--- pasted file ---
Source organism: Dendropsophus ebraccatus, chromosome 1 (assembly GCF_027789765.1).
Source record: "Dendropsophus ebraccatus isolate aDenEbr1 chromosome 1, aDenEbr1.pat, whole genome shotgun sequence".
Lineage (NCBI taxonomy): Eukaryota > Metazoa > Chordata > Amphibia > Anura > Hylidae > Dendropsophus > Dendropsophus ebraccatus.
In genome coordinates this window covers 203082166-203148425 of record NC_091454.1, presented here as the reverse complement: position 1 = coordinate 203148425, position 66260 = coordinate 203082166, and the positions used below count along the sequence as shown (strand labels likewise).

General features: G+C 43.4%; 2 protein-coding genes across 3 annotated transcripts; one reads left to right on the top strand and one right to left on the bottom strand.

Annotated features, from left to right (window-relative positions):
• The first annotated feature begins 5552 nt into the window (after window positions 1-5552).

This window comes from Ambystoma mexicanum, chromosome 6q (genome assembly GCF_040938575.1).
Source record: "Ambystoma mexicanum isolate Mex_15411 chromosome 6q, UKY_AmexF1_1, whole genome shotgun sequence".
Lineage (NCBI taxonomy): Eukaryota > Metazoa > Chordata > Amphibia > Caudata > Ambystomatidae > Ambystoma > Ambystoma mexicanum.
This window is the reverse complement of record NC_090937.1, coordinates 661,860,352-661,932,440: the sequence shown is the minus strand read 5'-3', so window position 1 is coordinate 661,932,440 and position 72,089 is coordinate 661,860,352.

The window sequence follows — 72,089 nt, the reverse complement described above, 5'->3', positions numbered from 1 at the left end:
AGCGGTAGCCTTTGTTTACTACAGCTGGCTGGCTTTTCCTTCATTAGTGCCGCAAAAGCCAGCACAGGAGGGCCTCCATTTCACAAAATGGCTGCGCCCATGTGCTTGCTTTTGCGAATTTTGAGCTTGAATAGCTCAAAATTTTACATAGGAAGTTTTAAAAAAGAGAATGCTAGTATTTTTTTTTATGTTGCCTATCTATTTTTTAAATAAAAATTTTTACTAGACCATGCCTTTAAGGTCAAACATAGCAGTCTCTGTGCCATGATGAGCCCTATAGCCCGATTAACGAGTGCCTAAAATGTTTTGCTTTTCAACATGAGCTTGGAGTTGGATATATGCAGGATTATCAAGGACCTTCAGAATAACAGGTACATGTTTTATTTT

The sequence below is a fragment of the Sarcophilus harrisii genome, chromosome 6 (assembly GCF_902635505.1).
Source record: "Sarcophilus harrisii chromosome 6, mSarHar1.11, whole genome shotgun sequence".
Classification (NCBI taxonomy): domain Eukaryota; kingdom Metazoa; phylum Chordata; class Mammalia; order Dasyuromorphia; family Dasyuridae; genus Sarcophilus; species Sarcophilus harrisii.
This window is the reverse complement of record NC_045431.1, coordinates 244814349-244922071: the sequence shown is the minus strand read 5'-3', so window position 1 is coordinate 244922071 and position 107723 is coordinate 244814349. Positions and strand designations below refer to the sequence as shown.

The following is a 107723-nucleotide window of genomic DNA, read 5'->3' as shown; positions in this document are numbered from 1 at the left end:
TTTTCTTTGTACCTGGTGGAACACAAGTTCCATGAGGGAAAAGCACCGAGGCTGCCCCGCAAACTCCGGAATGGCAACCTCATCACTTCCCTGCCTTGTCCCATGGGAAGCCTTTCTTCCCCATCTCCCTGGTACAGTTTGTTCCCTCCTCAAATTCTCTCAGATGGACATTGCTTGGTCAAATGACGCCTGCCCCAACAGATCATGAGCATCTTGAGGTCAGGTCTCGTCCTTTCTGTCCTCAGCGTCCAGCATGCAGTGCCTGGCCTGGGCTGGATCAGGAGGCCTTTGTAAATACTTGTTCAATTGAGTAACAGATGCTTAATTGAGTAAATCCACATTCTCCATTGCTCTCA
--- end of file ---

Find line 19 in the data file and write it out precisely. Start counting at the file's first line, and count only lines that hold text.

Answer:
TTTTCTTTGTACCTGGTGGAACACAAGTTCCATGAGGGAAAAGCACCGAGGCTGCCCCGCAAACTCCGGAATGGCAACCTCATCACTTCCCTGCCTTGTCCCATGGGAAGCCTTTCTTCCCCATCTCCCTGGTACAGTTTGTTCCCTCCTCAAATTCTCTCAGATGGACATTGCTTGGTCAAATGACGCCTGCCCCAACAGATCATGAGCATCTTGAGGTCAGGTCTCGTCCTTTCTGTCCTCAGCGTCCAGCATGCAGTGCCTGGCCTGGGCTGGATCAGGAGGCCTTTGTAAATACTTGTTCAATTGAGTAACAGATGCTTAATTGAGTAAATCCACATTCTCCATTGCTCTCA